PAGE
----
Date: 12 Apr 2011

Regulation of Airway Nucleotides in Chronic Lung Diseases

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Abstract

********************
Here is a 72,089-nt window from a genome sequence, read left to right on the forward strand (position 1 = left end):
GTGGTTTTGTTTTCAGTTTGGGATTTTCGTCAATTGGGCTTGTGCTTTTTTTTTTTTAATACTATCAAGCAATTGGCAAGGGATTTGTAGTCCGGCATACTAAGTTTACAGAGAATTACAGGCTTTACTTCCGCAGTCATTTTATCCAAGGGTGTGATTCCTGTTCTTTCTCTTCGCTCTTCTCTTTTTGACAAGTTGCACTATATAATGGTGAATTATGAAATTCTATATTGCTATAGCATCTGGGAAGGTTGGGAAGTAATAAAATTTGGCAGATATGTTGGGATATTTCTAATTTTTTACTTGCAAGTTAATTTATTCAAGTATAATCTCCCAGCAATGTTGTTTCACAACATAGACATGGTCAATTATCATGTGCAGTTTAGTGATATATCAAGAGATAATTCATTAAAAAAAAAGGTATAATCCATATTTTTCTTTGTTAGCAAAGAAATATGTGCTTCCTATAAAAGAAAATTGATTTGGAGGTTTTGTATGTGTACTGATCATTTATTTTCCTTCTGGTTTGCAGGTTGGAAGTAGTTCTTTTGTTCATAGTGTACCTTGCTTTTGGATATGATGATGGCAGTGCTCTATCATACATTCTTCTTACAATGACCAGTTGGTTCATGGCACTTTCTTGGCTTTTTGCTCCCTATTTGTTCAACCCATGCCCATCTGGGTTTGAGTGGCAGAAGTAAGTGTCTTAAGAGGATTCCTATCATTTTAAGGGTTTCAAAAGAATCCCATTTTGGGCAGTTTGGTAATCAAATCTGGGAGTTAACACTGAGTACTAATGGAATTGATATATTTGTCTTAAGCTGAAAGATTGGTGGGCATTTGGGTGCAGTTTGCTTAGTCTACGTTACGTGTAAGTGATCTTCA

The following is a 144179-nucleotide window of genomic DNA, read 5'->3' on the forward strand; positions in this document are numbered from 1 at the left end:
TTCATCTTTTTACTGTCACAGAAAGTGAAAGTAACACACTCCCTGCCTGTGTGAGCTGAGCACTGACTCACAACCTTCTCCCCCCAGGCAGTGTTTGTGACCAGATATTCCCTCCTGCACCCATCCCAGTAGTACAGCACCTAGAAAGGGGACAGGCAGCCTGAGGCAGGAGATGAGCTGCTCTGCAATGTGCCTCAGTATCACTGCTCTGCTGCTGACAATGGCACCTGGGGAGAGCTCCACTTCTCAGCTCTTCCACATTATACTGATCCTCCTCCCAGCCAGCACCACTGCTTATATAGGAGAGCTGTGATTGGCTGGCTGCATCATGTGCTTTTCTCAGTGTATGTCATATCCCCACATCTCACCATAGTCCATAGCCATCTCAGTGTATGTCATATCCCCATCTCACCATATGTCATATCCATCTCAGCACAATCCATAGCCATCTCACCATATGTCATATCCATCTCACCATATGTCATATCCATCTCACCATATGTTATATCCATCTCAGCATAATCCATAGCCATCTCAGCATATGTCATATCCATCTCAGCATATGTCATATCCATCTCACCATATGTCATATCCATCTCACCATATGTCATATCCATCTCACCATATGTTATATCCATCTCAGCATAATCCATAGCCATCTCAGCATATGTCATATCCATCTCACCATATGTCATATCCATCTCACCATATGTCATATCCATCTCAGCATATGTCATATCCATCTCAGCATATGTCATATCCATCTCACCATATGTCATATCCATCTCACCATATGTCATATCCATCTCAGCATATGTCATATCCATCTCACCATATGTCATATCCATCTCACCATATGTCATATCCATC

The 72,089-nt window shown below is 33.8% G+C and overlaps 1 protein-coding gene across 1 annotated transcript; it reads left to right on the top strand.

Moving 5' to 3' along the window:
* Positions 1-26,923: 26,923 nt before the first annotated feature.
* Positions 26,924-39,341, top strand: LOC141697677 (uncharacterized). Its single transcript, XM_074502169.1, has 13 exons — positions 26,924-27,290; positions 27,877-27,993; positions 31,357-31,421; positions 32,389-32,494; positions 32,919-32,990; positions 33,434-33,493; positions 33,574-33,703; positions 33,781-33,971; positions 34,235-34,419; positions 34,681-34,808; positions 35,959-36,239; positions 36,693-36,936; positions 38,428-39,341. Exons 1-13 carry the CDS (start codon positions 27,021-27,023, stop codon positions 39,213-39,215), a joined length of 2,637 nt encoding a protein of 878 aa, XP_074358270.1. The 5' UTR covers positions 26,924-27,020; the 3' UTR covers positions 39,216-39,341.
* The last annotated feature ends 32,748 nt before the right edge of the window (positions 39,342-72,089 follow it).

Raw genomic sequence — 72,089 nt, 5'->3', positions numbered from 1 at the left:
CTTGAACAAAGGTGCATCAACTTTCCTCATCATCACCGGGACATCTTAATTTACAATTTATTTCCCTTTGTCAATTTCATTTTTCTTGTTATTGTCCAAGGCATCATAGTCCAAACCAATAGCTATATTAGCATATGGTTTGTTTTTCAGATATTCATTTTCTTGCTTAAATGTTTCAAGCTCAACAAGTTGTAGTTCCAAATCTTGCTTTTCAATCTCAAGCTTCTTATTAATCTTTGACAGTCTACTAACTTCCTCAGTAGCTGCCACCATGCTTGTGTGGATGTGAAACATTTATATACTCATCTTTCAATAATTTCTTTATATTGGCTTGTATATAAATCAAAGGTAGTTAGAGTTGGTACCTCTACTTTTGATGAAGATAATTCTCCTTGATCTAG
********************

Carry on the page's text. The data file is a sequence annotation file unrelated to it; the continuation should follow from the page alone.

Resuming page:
The physiological relevance of the purinergic signaling network for airway defenses is emerging through cumulating reports of abnormal ATP and adenosine (ADO) levels in the airway secretions of patients with asthma, chronic pulmonary obstructive diseases, cystic fibrosis and idiopathic pulmonary fibrosis. The consequences for airway defenses range from abnormal clearance responses to the destruction of lung tissue by excessive inflammation. This chapter reviews the challenges of assessing airway purines in human subjects, and identifies the general trend in aberrant airway composition. Most diseases are associated with an accumulation of ATP and/or ADO in bronchoalveolar lavage, sputum or exhaled breadth condensate. Intriguing is the case of cystic fibrosis patients, which do not accumulate airway ADO, but its precursor, AMP. This observation launched the investigation of ectonucleotidases as target proteins for the correction of airway purine levels in chronic respiratory diseases. This chapter exposes the extensive rearrangement of the enzymatic network taking place in diseased airways, and identifies signaling pathways likely involved in the aberrant regulation of the airway purines.